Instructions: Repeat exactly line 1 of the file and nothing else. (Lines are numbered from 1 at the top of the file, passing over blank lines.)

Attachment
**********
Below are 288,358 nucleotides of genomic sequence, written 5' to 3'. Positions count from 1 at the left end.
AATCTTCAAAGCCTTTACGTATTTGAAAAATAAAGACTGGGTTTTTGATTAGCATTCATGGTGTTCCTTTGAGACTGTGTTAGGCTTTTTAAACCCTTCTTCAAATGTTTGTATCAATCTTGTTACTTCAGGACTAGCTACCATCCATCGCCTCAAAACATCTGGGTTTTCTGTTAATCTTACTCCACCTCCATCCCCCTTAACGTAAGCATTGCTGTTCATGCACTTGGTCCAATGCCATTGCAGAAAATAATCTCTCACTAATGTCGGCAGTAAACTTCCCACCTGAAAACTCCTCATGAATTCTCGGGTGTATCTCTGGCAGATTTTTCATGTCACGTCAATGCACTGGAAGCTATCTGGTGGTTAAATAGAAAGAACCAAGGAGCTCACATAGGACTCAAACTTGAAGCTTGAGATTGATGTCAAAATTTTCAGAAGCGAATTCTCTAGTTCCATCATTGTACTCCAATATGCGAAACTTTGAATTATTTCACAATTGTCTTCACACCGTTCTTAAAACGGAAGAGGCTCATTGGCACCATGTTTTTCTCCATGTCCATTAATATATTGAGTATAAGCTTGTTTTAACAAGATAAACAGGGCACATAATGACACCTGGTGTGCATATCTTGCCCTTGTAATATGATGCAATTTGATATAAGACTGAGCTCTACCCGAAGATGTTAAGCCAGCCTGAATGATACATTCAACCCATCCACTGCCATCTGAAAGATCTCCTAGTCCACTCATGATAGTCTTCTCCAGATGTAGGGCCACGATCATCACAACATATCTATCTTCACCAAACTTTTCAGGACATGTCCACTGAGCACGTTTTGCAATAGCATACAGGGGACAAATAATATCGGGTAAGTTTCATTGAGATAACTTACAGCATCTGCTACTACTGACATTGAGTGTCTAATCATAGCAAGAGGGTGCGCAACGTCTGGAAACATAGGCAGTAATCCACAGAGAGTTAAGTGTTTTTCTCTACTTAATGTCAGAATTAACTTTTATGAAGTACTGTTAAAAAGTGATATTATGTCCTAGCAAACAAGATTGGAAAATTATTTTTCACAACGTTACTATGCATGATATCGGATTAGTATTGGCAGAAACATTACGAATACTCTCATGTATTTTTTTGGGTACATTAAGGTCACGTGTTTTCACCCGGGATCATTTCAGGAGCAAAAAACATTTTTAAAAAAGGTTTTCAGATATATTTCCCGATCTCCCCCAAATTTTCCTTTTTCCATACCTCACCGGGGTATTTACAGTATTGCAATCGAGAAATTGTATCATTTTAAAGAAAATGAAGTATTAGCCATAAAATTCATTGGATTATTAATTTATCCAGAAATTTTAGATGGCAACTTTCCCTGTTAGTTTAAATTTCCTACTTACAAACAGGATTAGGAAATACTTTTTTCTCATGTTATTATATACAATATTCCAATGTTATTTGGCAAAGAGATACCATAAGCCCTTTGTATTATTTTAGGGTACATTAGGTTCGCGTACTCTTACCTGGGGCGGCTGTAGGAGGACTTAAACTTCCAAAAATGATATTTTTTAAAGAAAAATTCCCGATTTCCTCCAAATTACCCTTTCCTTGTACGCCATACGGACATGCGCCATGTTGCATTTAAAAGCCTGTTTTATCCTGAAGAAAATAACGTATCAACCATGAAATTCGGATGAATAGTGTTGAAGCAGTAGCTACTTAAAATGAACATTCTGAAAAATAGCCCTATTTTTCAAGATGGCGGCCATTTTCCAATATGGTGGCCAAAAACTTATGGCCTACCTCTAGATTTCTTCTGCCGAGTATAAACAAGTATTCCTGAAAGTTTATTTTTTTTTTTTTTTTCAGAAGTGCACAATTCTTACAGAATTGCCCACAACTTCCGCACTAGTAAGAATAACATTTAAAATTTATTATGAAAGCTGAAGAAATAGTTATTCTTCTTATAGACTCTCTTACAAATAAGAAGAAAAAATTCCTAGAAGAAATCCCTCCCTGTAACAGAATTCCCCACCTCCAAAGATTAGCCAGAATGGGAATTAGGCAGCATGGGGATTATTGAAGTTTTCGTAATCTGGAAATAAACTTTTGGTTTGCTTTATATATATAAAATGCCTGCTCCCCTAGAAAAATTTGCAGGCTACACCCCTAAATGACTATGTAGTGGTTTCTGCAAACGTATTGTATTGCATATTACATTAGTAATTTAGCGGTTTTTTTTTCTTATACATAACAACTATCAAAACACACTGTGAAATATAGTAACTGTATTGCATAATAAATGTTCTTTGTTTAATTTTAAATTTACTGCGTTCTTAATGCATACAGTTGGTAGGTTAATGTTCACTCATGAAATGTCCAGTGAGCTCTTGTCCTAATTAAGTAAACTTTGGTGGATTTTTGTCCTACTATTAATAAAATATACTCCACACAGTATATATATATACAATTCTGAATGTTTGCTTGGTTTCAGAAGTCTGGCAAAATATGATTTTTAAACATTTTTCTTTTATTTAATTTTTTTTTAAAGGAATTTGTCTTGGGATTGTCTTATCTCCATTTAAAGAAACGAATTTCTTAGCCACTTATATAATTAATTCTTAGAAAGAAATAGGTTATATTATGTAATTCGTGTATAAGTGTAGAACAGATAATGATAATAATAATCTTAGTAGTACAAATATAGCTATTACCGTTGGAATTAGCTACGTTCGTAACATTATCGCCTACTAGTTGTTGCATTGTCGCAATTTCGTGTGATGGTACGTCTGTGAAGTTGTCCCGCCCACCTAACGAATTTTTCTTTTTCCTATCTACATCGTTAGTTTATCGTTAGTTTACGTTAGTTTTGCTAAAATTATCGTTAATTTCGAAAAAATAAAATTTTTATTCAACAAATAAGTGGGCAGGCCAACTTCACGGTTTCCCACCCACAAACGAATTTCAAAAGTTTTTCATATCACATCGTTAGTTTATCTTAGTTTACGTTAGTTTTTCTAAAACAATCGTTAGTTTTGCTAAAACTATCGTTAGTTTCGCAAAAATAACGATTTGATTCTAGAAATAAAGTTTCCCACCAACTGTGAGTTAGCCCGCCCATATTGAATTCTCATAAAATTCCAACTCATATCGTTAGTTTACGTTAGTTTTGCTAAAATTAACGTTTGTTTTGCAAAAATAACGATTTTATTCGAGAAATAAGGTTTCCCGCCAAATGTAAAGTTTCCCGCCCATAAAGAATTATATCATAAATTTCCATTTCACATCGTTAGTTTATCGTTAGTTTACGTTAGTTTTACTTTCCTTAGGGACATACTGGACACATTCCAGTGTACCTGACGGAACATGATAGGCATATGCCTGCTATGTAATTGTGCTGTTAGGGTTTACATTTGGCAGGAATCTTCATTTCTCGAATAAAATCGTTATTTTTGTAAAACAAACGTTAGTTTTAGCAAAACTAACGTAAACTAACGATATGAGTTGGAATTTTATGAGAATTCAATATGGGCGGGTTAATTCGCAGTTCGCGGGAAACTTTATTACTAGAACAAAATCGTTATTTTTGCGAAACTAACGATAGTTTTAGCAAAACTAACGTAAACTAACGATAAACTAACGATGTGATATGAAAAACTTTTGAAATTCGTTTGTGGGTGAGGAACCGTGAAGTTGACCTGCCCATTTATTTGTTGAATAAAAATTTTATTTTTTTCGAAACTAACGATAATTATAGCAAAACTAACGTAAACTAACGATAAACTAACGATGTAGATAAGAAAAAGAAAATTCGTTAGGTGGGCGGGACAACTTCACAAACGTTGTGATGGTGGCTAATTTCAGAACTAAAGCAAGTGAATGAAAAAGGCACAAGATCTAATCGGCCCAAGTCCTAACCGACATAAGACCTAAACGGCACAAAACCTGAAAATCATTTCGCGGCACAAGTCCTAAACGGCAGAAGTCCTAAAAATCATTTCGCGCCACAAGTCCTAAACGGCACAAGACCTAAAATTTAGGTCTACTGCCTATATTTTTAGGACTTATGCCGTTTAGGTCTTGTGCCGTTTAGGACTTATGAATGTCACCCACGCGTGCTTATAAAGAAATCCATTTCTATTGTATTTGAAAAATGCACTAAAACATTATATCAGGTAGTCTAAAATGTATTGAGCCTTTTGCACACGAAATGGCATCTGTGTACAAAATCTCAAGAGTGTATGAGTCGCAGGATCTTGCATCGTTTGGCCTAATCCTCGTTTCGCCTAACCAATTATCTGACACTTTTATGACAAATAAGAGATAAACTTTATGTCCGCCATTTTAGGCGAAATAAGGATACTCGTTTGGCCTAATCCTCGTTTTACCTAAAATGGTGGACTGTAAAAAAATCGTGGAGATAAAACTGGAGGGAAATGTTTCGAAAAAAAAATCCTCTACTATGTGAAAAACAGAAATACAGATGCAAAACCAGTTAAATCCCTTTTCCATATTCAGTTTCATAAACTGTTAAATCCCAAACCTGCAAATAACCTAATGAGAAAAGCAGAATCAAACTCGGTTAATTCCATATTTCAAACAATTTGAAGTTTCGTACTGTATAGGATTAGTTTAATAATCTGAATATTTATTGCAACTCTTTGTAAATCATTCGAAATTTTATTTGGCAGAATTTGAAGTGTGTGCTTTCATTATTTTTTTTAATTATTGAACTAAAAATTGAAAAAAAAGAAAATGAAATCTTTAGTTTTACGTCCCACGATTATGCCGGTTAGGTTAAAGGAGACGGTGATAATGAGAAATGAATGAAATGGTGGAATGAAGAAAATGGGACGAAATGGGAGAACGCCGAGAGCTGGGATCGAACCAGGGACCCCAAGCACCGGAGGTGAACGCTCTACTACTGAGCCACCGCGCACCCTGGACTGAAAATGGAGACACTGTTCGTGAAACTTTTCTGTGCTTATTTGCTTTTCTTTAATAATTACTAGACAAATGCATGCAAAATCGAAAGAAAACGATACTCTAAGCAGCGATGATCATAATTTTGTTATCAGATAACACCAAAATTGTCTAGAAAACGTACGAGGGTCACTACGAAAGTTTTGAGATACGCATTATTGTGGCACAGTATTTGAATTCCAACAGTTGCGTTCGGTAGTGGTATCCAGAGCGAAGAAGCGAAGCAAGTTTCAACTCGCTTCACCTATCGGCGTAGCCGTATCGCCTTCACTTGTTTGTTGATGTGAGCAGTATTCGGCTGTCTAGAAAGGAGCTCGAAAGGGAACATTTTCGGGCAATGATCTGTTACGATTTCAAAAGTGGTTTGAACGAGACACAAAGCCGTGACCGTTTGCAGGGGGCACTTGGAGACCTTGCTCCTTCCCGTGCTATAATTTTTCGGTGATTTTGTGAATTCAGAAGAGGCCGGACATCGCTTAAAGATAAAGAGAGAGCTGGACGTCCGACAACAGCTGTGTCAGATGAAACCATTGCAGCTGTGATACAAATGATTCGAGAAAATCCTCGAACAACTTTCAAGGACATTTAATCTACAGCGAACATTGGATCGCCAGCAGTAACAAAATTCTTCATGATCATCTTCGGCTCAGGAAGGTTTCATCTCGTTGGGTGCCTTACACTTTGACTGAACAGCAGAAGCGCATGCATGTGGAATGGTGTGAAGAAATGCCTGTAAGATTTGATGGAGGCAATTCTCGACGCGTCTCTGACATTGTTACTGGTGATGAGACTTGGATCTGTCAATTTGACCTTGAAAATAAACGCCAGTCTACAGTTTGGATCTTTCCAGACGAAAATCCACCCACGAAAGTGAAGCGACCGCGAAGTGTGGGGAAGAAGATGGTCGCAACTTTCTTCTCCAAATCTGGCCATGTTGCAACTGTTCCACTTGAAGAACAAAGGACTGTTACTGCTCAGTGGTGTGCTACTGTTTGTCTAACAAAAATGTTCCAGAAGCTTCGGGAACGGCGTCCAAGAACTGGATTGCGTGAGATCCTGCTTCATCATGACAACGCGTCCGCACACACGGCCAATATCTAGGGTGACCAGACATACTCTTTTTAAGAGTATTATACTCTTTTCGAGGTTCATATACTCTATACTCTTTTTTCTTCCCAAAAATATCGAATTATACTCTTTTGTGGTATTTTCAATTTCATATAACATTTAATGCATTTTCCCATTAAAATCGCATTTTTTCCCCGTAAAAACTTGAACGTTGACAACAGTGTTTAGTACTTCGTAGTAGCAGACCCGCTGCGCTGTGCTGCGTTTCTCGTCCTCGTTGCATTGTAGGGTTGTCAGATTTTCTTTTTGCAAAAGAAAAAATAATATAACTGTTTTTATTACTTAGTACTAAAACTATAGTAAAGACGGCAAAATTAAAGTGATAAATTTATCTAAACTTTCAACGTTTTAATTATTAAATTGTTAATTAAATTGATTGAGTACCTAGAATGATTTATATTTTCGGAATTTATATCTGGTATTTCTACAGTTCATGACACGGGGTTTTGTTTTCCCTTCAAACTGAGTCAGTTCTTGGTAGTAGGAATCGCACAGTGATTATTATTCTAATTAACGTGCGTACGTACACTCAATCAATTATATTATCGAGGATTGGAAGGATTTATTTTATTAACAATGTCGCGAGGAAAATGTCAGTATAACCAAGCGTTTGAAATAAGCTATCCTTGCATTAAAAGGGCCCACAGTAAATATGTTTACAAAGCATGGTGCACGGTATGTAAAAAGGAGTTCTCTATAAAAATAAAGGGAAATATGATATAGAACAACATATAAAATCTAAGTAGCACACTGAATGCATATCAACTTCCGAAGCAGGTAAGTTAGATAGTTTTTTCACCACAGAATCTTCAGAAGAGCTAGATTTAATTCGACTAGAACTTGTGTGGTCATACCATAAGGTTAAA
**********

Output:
Below are 288,358 nucleotides of genomic sequence, written 5' to 3'. Positions count from 1 at the left end.